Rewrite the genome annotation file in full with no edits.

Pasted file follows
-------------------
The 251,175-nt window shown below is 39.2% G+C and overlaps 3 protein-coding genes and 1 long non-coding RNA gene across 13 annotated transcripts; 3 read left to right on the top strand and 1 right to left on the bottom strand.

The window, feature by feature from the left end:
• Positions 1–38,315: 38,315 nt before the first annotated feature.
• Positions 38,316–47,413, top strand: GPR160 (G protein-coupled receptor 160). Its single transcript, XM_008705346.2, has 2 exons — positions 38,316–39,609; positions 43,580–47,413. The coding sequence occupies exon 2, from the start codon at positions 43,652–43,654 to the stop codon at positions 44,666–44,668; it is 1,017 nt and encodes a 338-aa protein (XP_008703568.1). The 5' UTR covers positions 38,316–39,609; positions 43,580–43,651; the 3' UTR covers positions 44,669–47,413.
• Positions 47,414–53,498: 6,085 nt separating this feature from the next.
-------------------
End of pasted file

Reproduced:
The 251,175-nt window shown below is 39.2% G+C and overlaps 3 protein-coding genes and 1 long non-coding RNA gene across 13 annotated transcripts; 3 read left to right on the top strand and 1 right to left on the bottom strand.

The window, feature by feature from the left end:
• Positions 1–38,315: 38,315 nt before the first annotated feature.
• Positions 38,316–47,413, top strand: GPR160 (G protein-coupled receptor 160). Its single transcript, XM_008705346.2, has 2 exons — positions 38,316–39,609; positions 43,580–47,413. The coding sequence occupies exon 2, from the start codon at positions 43,652–43,654 to the stop codon at positions 44,666–44,668; it is 1,017 nt and encodes a 338-aa protein (XP_008703568.1). The 5' UTR covers positions 38,316–39,609; positions 43,580–43,651; the 3' UTR covers positions 44,669–47,413.
• Positions 47,414–53,498: 6,085 nt separating this feature from the next.